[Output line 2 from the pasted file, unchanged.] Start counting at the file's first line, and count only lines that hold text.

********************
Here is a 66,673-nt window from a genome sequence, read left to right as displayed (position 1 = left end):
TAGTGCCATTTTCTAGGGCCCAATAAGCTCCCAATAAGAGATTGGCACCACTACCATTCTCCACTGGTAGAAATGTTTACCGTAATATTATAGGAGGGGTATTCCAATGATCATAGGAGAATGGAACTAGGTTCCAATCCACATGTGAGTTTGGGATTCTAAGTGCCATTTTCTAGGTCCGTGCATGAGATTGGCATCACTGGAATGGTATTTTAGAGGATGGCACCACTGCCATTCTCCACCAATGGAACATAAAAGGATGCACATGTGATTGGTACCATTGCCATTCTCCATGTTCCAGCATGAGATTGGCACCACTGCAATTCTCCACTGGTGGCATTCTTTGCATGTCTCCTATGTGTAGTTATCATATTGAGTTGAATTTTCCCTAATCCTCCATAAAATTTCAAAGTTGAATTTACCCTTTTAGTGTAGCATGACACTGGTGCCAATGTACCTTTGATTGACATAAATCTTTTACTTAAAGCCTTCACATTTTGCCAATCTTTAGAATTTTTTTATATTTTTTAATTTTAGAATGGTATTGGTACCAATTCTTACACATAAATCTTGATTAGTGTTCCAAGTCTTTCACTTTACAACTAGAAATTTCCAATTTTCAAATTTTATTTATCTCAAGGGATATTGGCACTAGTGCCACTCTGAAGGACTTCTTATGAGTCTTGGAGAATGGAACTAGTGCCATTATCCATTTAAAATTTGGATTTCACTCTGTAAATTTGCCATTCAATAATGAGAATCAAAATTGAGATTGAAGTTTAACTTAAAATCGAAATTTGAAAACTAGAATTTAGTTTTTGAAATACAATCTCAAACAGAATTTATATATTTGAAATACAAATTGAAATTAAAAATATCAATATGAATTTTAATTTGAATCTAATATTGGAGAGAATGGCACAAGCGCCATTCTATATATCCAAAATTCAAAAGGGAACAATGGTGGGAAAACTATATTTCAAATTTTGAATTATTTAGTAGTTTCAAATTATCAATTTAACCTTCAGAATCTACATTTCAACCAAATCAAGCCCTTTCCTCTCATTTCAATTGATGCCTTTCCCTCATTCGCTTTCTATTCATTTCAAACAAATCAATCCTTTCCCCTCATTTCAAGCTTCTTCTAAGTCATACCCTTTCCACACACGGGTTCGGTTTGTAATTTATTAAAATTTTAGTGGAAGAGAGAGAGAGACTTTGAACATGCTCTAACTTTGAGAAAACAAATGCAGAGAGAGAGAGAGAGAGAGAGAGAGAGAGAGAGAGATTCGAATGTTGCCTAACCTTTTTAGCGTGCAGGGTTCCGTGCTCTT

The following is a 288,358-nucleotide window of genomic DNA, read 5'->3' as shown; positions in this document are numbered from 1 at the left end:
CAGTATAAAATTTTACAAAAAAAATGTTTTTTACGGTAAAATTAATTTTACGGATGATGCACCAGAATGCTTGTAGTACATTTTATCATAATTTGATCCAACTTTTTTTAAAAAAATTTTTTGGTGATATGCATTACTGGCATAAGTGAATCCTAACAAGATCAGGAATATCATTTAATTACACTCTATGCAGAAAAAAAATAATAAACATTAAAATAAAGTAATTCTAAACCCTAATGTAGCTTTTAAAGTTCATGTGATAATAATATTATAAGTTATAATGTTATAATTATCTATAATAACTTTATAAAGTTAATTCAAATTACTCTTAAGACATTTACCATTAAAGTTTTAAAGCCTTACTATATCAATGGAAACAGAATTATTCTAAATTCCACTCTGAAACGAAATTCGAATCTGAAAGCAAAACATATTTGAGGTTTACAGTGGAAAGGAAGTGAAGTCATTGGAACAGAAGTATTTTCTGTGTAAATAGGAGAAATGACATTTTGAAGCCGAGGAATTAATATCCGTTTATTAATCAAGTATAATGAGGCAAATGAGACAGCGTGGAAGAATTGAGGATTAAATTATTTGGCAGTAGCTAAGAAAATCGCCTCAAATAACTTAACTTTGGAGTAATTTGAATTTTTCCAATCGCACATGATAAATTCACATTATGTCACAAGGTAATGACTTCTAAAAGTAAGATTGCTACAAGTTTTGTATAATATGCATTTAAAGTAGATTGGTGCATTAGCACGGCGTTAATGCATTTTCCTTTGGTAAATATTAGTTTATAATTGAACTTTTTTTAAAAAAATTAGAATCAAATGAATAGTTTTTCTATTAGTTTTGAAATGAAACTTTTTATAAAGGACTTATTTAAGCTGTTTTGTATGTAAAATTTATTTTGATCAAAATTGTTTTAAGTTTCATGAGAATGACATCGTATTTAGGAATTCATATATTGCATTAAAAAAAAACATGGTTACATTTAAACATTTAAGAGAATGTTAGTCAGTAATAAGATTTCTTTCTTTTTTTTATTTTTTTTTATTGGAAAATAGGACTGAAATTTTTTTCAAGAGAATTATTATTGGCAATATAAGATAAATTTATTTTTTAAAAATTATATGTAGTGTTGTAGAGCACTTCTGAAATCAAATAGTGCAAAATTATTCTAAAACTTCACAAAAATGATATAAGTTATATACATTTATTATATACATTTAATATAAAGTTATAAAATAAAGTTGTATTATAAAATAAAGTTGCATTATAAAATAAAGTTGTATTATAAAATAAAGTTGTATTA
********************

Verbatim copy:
TAGTGCCATTTTCTAGGGCCCAATAAGCTCCCAATAAGAGATTGGCACCACTACCATTCTCCACTGGTAGAAATGTTTACCGTAATATTATAGGAGGGGTATTCCAATGATCATAGGAGAATGGAACTAGGTTCCAATCCACATGTGAGTTTGGGATTCTAAGTGCCATTTTCTAGGTCCGTGCATGAGATTGGCATCACTGGAATGGTATTTTAGAGGATGGCACCACTGCCATTCTCCACCAATGGAACATAAAAGGATGCACATGTGATTGGTACCATTGCCATTCTCCATGTTCCAGCATGAGATTGGCACCACTGCAATTCTCCACTGGTGGCATTCTTTGCATGTCTCCTATGTGTAGTTATCATATTGAGTTGAATTTTCCCTAATCCTCCATAAAATTTCAAAGTTGAATTTACCCTTTTAGTGTAGCATGACACTGGTGCCAATGTACCTTTGATTGACATAAATCTTTTACTTAAAGCCTTCACATTTTGCCAATCTTTAGAATTTTTTTATATTTTTTAATTTTAGAATGGTATTGGTACCAATTCTTACACATAAATCTTGATTAGTGTTCCAAGTCTTTCACTTTACAACTAGAAATTTCCAATTTTCAAATTTTATTTATCTCAAGGGATATTGGCACTAGTGCCACTCTGAAGGACTTCTTATGAGTCTTGGAGAATGGAACTAGTGCCATTATCCATTTAAAATTTGGATTTCACTCTGTAAATTTGCCATTCAATAATGAGAATCAAAATTGAGATTGAAGTTTAACTTAAAATCGAAATTTGAAAACTAGAATTTAGTTTTTGAAATACAATCTCAAACAGAATTTATATATTTGAAATACAAATTGAAATTAAAAATATCAATATGAATTTTAATTTGAATCTAATATTGGAGAGAATGGCACAAGCGCCATTCTATATATCCAAAATTCAAAAGGGAACAATGGTGGGAAAACTATATTTCAAATTTTGAATTATTTAGTAGTTTCAAATTATCAATTTAACCTTCAGAATCTACATTTCAACCAAATCAAGCCCTTTCCTCTCATTTCAATTGATGCCTTTCCCTCATTCGCTTTCTATTCATTTCAAACAAATCAATCCTTTCCCCTCATTTCAAGCTTCTTCTAAGTCATACCCTTTCCACACACGGGTTCGGTTTGTAATTTATTAAAATTTTAGTGGAAGAGAGAGAGAGACTTTGAACATGCTCTAACTTTGAGAAAACAAATGCAGAGAGAGAGAGAGAGAGAGAGAGAGAGAGAGAGAGATTCGAATGTTGCCTAACCTTTTTAGCGTGCAGGGTTCCGTGCTCTT